Commentary

No, Hillary Clinton: It's the Red States That Are Dynamic

Stephen Moore
By Stephen Moore | March 28, 2018 | 8:56 AM EDT

U.S. map (Screenshot)

Hillary Clinton is being universally panned by Republicans and Democrats for her recent rant against people who voted for Donald Trump. While giving a speech in Mumbai, India, Clinton boasted that she "won the places that represent two-thirds of America's gross domestic product." She went on: "So I won the places that are optimistic, diverse, dynamic, moving forward." As evidence, she pointed to places such as Illinois, where she won by sizable margins. Then she added that those who voted against her "didn't like black people getting rights, and don't like women ... getting jobs."

Many have commented on how her speech was offensive and arrogant — which it was. But what hasn't been noted for the record is that Clinton had her facts wrong.

For at least the last two decades, most of the dynamism and growth — as measured by population movements, income growth and job creation — has been fleeing from the once economically dominant blue states that Clinton won and relocating to the red states that Trump won.

Here's the evidence. Of the 12 blue states that Hillary Clinton won by the largest margins — Hawaii, California, Vermont, Massachusetts, Maryland, New York, Illinois, Washington, Rhode Island, New Jersey, Connecticut and Delaware — all but three of them lost residents through domestic migration (excluding immigration) over the last 10 years. In fact, combined, all 12 lost an average of 6 percent of their populations to net out-migration over the past decade. California and New York alone have lost 3 million people in the past 10 years.

Now let's contrast the Clinton states with the 12 states that went to Trump with the largest margins. Ten out of them — North Dakota, Oklahoma, Idaho, South Dakota, Kentucky, Alabama, Arkansas, Tennessee, Nebraska and Kansas — were net population gainers.

The outpouring of residents from blue to red states almost has been one of the biggest demographic stories in American history, with a thousand people making the move every day on average. If you go to states such as Arizona, Florida, Tennessee and Texas these days, you'll see many blue-state license plates.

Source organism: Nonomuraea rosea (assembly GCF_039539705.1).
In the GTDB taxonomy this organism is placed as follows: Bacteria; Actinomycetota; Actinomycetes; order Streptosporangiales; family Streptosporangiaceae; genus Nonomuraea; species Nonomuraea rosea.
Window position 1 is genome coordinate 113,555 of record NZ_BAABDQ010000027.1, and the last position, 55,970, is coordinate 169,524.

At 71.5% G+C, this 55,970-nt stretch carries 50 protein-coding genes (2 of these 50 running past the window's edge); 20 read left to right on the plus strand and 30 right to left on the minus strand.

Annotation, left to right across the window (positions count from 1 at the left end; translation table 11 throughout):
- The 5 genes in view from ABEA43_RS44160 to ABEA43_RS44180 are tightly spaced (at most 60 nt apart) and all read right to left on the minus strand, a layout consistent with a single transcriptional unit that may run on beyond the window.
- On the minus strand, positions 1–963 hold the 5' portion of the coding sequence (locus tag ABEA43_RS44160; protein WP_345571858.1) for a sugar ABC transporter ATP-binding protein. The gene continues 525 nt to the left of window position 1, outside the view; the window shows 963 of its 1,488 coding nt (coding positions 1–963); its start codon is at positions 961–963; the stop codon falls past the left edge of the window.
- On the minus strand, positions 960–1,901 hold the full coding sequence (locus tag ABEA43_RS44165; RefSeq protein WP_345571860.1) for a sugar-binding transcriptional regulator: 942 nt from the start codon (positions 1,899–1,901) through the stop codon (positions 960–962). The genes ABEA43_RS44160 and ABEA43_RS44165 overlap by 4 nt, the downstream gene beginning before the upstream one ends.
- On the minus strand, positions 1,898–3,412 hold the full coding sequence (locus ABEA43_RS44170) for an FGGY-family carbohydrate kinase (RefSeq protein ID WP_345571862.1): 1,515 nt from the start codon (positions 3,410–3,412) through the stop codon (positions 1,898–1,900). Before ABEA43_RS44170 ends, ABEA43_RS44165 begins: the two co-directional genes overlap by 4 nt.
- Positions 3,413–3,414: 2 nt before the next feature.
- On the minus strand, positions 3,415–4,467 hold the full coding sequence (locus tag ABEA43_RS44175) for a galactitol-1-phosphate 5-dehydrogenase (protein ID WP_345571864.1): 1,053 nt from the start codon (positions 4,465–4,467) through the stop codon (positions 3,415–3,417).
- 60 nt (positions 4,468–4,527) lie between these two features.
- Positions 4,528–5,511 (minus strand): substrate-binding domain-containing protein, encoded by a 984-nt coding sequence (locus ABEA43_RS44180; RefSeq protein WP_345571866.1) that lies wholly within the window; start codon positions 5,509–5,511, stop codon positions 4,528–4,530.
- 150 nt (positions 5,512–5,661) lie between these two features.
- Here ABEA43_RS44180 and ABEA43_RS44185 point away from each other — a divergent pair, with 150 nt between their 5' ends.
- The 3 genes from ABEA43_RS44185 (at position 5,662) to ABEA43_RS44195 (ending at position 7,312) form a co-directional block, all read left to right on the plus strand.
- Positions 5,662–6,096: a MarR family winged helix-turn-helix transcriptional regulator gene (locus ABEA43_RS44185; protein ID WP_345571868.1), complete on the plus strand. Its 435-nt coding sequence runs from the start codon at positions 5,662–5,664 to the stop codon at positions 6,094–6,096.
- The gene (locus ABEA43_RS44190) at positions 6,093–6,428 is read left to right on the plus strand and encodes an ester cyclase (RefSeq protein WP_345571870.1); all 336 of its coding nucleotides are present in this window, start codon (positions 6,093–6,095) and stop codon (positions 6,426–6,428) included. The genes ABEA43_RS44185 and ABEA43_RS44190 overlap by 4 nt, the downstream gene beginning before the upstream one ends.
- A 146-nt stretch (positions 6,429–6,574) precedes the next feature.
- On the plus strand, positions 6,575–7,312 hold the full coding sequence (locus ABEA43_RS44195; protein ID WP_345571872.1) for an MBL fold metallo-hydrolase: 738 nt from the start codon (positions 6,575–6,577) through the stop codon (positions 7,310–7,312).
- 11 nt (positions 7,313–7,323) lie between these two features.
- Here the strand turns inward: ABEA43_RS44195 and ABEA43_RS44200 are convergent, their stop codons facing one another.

Pretty much the same pattern holds true for jobs. The job gains in the red states that Trump carried by the widest margins had about twice the job creation rate as the blue states Clinton carried most comfortably.

 

Clinton mentioned gross domestic product numbers. While it is true that the blue states of the two coasts and several of the Midwestern states are richer than the redder states of the South and mountain regions, she failed to mention the giant transfer of wealth from Clinton to Trump states. IRS tax return data confirm that from 2006 to 2016, Clinton's states lost $113.6 billion in combined wealth, whereas Trump's states gained $116 billion.

The Clinton states are in a slow bleed. That is in no small part because their governments have adopted the entire "progressive" playbook: high tax rates; high welfare benefits; heavy hand of regulation; excessive minimum wages; and war on fossil fuels. These states dutifully check all the progressive boxes.

Even more unbelievable to us was Clinton citing Illinois as a dynamic place. There probably isn't another state in America that can match it for financial despair and incompetence. After decades of left-wing rule, things are so bad in Illinois that residents are fleeing on net to West Virginia and Kentucky to find a better future.

Even when it comes to income equality, the left's favorite measure of progressive success, blue states carried by Clinton fare worse than red states. According to a 2016 report by the Economic Policy Institute, three of the states with the largest gaps between rich and poor are New York, Connecticut and Massachusetts. Sure, Boston, Manhattan and Silicon Valley are booming as the rich prosper. But outside these areas are deep pockets of poverty and wage stagnation.

The "progressive" tax-and-spend agenda has been put on trial. The policies not only lead to much slower growth but also benefit the rich and politically well-connected at the expense of everyone else.

Getting these statistics right — about where the growth and dynamism is really happening in America — is important because if we want to be a prosperous nation, we need to learn what works and what doesn't.

We need national economic policies that have been shown to work at the state level. Trump wants to make America look like Florida and Tennessee. Clinton wanted to make America look more like Illinois and Connecticut. Maybe that's the real reason why she lost.

Stephen Moore is a senior fellow at the Heritage Foundation and an economic consultant with Freedom Works. Arthur Laffer is chairman of Laffer Associates.

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